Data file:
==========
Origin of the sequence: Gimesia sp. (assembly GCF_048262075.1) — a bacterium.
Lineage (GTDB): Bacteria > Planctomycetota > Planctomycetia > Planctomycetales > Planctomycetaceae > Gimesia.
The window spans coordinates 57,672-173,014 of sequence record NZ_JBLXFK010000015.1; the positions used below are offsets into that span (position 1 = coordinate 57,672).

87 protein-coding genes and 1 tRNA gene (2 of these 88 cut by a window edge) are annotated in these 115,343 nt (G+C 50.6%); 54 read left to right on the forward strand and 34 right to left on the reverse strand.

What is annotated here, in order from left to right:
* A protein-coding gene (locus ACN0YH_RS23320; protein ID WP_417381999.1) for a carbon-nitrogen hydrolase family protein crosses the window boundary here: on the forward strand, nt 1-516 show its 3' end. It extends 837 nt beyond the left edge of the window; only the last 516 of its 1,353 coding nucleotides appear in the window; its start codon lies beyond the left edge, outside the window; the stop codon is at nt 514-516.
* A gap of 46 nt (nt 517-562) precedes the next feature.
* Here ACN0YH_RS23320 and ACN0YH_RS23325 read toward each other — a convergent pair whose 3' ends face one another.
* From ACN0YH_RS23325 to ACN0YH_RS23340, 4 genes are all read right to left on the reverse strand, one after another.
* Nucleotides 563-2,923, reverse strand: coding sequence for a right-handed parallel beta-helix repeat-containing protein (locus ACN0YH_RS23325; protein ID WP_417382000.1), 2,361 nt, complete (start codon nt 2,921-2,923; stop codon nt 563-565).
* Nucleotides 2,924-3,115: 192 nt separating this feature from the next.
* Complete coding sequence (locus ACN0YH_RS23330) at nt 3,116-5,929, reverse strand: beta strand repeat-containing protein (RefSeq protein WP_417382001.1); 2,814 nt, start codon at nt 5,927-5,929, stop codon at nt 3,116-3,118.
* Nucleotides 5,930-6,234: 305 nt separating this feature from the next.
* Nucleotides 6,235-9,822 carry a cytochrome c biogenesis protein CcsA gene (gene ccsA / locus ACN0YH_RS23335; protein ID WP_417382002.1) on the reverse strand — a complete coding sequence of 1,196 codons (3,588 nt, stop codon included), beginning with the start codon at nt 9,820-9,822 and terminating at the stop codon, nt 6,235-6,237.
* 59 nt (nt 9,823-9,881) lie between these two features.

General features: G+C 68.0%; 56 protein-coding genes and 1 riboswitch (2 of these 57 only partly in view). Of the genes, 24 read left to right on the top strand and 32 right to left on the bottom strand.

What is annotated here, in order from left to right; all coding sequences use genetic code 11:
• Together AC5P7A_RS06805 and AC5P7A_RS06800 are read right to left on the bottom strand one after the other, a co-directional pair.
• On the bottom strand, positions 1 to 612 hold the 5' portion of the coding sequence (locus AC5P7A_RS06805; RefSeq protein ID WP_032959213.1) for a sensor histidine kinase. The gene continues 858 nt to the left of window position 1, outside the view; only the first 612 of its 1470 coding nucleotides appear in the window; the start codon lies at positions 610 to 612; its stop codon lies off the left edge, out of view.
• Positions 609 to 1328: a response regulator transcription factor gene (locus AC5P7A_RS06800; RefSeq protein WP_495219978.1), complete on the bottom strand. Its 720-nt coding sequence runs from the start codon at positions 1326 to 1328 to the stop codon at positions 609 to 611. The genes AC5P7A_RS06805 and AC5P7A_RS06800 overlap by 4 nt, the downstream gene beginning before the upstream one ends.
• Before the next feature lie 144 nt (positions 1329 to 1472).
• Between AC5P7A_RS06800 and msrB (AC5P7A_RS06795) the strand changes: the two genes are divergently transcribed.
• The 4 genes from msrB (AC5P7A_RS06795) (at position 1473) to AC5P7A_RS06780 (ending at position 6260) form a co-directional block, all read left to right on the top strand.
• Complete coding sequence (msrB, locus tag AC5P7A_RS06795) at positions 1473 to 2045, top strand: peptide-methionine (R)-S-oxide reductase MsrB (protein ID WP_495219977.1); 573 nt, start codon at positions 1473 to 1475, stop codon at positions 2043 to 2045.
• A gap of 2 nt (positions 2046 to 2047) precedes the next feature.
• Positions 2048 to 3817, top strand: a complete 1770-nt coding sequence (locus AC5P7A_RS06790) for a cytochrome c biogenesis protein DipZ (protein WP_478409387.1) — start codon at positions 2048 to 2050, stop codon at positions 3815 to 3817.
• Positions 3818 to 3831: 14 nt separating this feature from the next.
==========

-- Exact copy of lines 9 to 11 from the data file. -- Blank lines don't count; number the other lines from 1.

* From ACN0YH_RS23325 to ACN0YH_RS23340, 4 genes are all read right to left on the reverse strand, one after another.
* Nucleotides 563-2,923, reverse strand: coding sequence for a right-handed parallel beta-helix repeat-containing protein (locus ACN0YH_RS23325; protein ID WP_417382000.1), 2,361 nt, complete (start codon nt 2,921-2,923; stop codon nt 563-565).
* Nucleotides 2,924-3,115: 192 nt separating this feature from the next.